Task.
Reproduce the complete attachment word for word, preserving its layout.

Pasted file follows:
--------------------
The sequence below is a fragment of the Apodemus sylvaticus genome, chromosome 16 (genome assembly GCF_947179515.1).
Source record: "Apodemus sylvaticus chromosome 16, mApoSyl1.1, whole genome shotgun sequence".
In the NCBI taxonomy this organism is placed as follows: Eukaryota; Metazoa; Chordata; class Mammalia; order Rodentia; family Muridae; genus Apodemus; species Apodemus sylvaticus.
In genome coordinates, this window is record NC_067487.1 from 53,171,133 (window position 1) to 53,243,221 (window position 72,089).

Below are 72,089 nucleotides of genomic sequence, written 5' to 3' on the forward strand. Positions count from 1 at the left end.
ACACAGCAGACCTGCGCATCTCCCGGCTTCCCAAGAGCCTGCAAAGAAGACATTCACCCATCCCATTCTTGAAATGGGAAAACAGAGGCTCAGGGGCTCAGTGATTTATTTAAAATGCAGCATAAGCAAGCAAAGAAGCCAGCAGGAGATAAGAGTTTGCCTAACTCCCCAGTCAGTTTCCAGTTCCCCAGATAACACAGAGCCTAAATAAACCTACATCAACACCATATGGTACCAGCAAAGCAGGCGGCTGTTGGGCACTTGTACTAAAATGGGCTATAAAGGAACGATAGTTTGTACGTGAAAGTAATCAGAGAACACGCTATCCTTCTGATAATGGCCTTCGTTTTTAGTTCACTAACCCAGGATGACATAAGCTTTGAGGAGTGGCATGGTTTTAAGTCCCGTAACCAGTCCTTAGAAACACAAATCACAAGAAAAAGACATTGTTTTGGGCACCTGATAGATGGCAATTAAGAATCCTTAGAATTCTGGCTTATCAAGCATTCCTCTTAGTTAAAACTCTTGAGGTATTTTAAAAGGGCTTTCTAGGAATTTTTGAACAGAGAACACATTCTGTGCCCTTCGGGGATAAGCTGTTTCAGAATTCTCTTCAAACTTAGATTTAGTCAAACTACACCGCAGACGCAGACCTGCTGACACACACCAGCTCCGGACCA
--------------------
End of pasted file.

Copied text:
The sequence below is a fragment of the Apodemus sylvaticus genome, chromosome 16 (genome assembly GCF_947179515.1).
Source record: "Apodemus sylvaticus chromosome 16, mApoSyl1.1, whole genome shotgun sequence".
In the NCBI taxonomy this organism is placed as follows: Eukaryota; Metazoa; Chordata; class Mammalia; order Rodentia; family Muridae; genus Apodemus; species Apodemus sylvaticus.
In genome coordinates, this window is record NC_067487.1 from 53,171,133 (window position 1) to 53,243,221 (window position 72,089).

Below are 72,089 nucleotides of genomic sequence, written 5' to 3' on the forward strand. Positions count from 1 at the left end.
ACACAGCAGACCTGCGCATCTCCCGGCTTCCCAAGAGCCTGCAAAGAAGACATTCACCCATCCCATTCTTGAAATGGGAAAACAGAGGCTCAGGGGCTCAGTGATTTATTTAAAATGCAGCATAAGCAAGCAAAGAAGCCAGCAGGAGATAAGAGTTTGCCTAACTCCCCAGTCAGTTTCCAGTTCCCCAGATAACACAGAGCCTAAATAAACCTACATCAACACCATATGGTACCAGCAAAGCAGGCGGCTGTTGGGCACTTGTACTAAAATGGGCTATAAAGGAACGATAGTTTGTACGTGAAAGTAATCAGAGAACACGCTATCCTTCTGATAATGGCCTTCGTTTTTAGTTCACTAACCCAGGATGACATAAGCTTTGAGGAGTGGCATGGTTTTAAGTCCCGTAACCAGTCCTTAGAAACACAAATCACAAGAAAAAGACATTGTTTTGGGCACCTGATAGATGGCAATTAAGAATCCTTAGAATTCTGGCTTATCAAGCATTCCTCTTAGTTAAAACTCTTGAGGTATTTTAAAAGGGCTTTCTAGGAATTTTTGAACAGAGAACACATTCTGTGCCCTTCGGGGATAAGCTGTTTCAGAATTCTCTTCAAACTTAGATTTAGTCAAACTACACCGCAGACGCAGACCTGCTGACACACACCAGCTCCGGACCA